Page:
Game theory is a fascinating field of study, and one of the most important concepts in this area is the decision tree. Decision trees are graphical representations of the possible outcomes of a decision, and they’re used to model strategic interactions between multiple players. One of the most common symbols used in decision trees is the tree itself, which represents the possible paths that can be taken.

So, how do you draw a tree in game theory? Well, there are several steps involved, and we’ll go through them one by one.

Step 1: Define the Game

The first step in creating a decision tree is to define the game you want to model. This involves identifying the players involved in the game, their objectives, and the actions they can take.

For example, let’s say we want to model a game between two players: Alice and Bob. Alice wants to sell her car to Bob, and Bob wants to buy it at the lowest possible price. Alice can choose to set a high or low price for her car, and Bob can choose to accept or reject her offer.

Step 2: Identify Possible Outcomes

Once you’ve defined your game, you need to identify all possible outcomes. In our example game, there are four possible outcomes:

1) Alice sets a high price and Bob accepts

2) Alice sets a high price and Bob rejects

3) Alice sets a low price and Bob accepts

4) Alice sets a low price and Bob rejects

Step 3: Create Nodes for Each Decision Point

Next, create nodes for each decision point in your game. A node represents a point at which players must make a decision. In our example game, there are two decision points: when Alice decides on her asking price for the car, and when Bob decides whether or not to accept her offer.

Step 4: Draw Branches Between Nodes

With your nodes in place, draw branches between them to represent the possible outcomes of each decision. In our example game, we’ll draw two branches from Alice’s node (one for a high price and one for a low price), and two branches from Bob’s node (one for accepting and one for rejecting).

Step 5: Assign Payoffs

Finally, assign payoffs to each outcome. A payoff represents the benefit or loss that each player experiences as a result of an outcome. In our example game, we could assign payoffs as follows:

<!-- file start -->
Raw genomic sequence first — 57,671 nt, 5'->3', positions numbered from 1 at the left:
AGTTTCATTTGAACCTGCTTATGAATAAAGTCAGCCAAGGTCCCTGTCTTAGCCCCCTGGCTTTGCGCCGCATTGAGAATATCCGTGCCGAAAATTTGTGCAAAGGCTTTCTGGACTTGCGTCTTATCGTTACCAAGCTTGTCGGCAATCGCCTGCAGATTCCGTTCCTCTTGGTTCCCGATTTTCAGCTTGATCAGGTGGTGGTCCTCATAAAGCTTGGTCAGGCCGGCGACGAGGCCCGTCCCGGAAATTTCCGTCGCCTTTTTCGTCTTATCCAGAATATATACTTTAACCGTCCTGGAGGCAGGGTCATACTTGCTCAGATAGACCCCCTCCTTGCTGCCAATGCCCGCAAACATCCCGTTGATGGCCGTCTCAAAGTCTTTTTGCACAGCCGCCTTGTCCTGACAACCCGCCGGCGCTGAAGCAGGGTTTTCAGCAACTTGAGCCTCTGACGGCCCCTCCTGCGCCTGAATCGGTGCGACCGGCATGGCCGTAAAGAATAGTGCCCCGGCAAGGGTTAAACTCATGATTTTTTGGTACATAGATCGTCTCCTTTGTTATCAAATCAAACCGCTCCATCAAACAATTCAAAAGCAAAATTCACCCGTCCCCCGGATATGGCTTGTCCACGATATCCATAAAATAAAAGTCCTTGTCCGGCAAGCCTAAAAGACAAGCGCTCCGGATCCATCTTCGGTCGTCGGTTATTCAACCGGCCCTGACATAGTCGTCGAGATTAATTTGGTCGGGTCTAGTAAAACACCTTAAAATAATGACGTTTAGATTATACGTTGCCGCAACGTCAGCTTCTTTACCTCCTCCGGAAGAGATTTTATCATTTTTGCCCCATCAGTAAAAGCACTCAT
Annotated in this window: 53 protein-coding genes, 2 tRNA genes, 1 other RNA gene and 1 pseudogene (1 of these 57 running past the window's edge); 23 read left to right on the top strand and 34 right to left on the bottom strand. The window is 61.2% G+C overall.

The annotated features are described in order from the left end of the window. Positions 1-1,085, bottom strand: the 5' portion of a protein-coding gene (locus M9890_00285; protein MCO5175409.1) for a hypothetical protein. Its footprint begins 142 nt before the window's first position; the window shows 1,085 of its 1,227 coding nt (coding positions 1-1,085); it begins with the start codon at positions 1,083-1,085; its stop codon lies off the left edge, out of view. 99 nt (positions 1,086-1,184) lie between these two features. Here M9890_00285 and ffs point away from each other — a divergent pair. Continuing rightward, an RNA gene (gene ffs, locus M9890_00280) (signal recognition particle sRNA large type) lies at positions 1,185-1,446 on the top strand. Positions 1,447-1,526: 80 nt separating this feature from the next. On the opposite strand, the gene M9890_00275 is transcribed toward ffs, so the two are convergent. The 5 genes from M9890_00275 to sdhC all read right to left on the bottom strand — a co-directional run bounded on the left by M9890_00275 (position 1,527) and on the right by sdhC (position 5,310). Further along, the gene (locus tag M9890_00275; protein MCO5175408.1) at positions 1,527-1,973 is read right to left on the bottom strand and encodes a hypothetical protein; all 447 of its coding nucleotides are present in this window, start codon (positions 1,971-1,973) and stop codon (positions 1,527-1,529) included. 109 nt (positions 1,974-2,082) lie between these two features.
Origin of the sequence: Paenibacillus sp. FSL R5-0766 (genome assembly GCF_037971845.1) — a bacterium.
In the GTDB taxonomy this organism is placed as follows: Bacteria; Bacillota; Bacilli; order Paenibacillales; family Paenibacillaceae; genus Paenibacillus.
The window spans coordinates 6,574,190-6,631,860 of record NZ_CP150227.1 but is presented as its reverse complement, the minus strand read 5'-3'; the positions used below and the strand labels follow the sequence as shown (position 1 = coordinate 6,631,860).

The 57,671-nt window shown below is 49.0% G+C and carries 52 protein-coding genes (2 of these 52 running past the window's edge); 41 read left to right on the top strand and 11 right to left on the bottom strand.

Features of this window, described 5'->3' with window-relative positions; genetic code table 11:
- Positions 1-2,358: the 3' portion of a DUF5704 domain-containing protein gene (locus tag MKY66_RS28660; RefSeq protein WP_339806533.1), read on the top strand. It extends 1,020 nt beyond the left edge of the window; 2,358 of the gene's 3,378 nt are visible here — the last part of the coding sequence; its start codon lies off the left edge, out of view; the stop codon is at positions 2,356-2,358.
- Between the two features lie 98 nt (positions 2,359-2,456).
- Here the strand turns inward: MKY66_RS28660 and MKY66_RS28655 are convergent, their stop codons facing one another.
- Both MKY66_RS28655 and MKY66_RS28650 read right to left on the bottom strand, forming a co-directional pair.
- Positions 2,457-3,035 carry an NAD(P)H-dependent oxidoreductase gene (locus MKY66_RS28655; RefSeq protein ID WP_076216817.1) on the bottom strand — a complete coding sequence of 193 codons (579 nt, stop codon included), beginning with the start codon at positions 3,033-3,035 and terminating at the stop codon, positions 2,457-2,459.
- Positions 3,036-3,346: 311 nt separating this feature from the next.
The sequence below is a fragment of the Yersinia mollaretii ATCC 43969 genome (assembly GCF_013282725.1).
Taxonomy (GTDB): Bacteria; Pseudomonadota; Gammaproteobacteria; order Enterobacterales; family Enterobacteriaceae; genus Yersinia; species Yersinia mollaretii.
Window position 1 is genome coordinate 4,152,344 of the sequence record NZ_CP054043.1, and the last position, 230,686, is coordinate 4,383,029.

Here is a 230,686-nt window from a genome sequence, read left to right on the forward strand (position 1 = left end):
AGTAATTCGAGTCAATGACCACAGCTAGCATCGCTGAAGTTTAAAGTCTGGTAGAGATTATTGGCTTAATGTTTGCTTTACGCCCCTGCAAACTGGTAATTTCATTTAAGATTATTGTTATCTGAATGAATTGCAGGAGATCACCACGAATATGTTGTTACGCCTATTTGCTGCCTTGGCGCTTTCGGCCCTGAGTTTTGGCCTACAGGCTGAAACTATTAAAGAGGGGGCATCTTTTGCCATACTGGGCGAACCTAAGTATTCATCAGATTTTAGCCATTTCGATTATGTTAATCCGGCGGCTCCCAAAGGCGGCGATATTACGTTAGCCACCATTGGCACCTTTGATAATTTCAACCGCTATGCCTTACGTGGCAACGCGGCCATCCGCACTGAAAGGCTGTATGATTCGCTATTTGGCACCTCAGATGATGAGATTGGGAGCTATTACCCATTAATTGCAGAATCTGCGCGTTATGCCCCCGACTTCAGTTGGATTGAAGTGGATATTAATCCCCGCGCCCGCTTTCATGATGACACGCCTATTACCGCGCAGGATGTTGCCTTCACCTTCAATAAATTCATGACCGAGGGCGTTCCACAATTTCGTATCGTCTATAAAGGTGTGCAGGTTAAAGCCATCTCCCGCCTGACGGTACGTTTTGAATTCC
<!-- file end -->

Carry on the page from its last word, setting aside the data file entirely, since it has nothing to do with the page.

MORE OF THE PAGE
1) Alice sets a high price and Bob accepts: Alice gets a high price for her car, Bob gets the car at a higher price than he wanted. 2) Alice sets a high price and Bob rejects: Alice doesn’t sell her car, Bob doesn’t buy the car.

3) Alice sets a low price and Bob accepts: Alice gets a lower price for her car, Bob gets the car at a lower price than he wanted. 4) Alice sets a low price and Bob rejects: Alice doesn’t sell her car, Bob doesn’t buy the car.

With payoffs assigned, your decision tree is complete! It should look something like this:

## Decision Tree Example:

- Alice decides on asking price
- High Price
- Bob Accepts
- Alice gets high price for car, Bob pays more than he wanted
- Payoff: (3, -3)
- Bob Rejects
- Alice doesn’t sell her car, Bob doesn’t buy the car
- Payoff: (0, 0)
- Low Price
- Bob Accepts
- Alice gets lower price for car, Bob pays less than he wanted
- Payoff: (-1, 1)
- Bob Rejects
- Alice doesn’t sell her car, Bob doesn’t buy the car
- Payoff: (0, 0)

In conclusion, drawing a tree in game theory involves defining your game, identifying possible outcomes, creating nodes for each decision point, drawing branches between nodes to represent possible outcomes, and assigning payoffs. With these steps in mind, you can create a visual representation of your game that helps you analyze strategic interactions between players.